“Cheng I’d very much like to go sailing with you this Sunday and I suppose that should not get me into too much trouble if I tell the Embassy in advance the whole team will be together and it is a requirement.”
The Embassy was not happy with the arrangement and quizzed Wu Mei for some time about her feelings for this man Cheng and if they’d discussed anything of a personal nature together. Wu Mei insisted this was a business event she could not afford to miss without it affecting her working relationship with the team.
But when a string of visits followed with the team to places of social interest there was a sharp response from the Embassy and Wu was contacted. He was soon on the phone to find out if as the Embassy had reported Wu Mei and Cheng were developing a relationship. Wu Mei denied this and assured her father the project had only weeks to complete before she was to return to Australia for her final CPA exams and the last stages of her work experience in Sydney. On that assurance Wu advised the Embassy to relax their observations, but of course that didn’t happen.
The remaining weeks went by quickly and soon Wu Mei was laying aside the problems she’d had to solve over the past two months and trying to determine how she’d manage to fit into the suitcases she’d brought with her from Sydney all the extra samples of South East Asia she’d purchased. Eventually she decided on larger luggage to make that possible. She was proud of what had been accomplished in her work and it was with a mixture of anticipation and sadness she contemplated a return to Sydney.
Cheng’s depressed face had tugged at her heart as they cleared her desk together and moved files to his office. The Singapore office still hadn’t settled on a replacement. They’d contacted Sydney to see if the Sydney Office would release Wu Mei to them but Sydney was adamant. Their work had fallen behind and they needed her back, besides that, she had to finalize her CPA requirements before she could return to China. She had mixed feelings about that too. China was where her heart and family were, but part of her heart was in Sydney, and now she realized part of it would remain in Singapore too.
She’d no sooner reached her corporate guest room when the phone rang. She picked it up expecting her father Wu would be on the line to wish her bon voyage. It was Cheng. In a hushed voice he asked if she’d accompany him to dinner one last time, then he’d personally take her to the airport for the late night flight.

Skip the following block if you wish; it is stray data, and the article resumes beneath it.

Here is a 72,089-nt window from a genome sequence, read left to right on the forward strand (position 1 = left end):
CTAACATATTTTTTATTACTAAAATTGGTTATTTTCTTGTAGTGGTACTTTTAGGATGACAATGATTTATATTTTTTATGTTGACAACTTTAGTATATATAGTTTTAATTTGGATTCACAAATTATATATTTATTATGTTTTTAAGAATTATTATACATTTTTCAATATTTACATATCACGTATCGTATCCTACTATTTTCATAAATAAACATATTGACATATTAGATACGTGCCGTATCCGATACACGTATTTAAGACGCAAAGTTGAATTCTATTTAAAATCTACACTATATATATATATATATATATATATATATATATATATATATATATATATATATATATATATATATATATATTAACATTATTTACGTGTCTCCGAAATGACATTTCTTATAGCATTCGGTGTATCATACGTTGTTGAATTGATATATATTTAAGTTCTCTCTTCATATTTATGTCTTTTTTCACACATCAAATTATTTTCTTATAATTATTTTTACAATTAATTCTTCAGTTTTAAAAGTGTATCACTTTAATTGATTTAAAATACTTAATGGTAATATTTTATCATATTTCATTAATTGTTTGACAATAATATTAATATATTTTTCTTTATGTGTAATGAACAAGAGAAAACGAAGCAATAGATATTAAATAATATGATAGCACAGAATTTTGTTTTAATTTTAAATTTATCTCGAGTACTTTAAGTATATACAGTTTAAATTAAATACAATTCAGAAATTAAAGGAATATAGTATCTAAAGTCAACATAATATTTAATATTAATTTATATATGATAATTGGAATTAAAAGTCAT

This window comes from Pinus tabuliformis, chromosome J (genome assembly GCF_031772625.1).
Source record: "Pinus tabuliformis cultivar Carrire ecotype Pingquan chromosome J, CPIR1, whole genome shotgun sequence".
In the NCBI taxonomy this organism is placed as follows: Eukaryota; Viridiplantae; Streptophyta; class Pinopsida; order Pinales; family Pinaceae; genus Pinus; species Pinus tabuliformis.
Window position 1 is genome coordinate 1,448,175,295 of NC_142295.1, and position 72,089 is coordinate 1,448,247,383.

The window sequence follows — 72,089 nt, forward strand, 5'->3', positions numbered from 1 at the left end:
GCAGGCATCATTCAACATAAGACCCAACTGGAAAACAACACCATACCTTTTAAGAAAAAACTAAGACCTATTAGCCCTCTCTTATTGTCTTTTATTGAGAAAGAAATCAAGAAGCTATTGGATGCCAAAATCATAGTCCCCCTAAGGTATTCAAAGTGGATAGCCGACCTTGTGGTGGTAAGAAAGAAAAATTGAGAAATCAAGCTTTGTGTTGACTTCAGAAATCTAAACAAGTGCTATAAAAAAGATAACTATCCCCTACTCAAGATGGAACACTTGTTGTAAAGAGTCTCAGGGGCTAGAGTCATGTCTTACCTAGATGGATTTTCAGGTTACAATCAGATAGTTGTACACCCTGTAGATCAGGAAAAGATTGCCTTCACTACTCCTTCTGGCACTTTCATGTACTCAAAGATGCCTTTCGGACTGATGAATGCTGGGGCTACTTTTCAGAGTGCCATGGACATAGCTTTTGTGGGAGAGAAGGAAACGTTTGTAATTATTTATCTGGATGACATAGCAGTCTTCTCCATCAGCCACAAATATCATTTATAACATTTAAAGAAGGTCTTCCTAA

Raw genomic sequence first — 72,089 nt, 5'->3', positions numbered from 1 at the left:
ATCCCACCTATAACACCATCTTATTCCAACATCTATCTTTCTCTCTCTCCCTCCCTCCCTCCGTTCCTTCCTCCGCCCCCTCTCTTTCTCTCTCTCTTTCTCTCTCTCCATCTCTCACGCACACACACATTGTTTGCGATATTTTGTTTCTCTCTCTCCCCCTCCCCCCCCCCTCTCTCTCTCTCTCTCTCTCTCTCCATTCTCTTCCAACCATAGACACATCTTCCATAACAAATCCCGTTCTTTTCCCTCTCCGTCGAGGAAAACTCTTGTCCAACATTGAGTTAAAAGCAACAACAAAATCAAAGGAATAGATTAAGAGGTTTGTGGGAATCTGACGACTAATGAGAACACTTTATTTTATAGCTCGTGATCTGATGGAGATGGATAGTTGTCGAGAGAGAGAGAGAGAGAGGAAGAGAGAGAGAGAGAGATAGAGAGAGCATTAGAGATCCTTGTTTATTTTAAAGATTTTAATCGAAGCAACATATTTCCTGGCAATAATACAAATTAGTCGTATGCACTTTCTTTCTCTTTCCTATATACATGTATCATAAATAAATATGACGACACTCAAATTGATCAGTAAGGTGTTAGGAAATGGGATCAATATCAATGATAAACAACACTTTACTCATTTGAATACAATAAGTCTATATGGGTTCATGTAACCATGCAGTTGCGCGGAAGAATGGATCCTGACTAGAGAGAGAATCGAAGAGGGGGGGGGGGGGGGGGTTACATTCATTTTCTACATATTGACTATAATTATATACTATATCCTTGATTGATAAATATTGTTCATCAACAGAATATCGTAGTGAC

Wu Mei felt an excitement she’d been holding back during her time in Singapore. Her brain sounded warning bells, there’d be no point in encouraging a relationship which could go nowhere, her heart said yes. She listened to her heart and said yes. Then she sat on her bed and cried until looking at the clock she realized she needed to wash and apply make up to hide the evidence.
At dinner with luggage packed safely into the car for the airport both of them sat dejectedly picking away at their food. Each sought to avoid eye contact so the other would not see their distress, but feelings need no eye contact to be communicated.
Taking a road that would place them in proximity to the coastline Cheng on sudden impulse turned in to a parking spot near an ocean view.
Wu Mei made no comment.
“Look at that, I love this country!” Cheng was looking out over the coast with the moon playing on the ocean in spite of city lights and winking lights of ships waiting their turn to dock competing for attention.
He turned to Wu Mei. “Is there any chance for me?”
Wu Mei tried to compose herself but tears rolled down her cheek. “I wish I could say yes Cheng, but you know how difficult that would be for both of us. It could alienate me from the family I love and you would not be happy in China even if it could be worked out. I think we’d better go to the airport.”
She sobbed loudly as Cheng started the car and headed back to the expressway.
To be continued.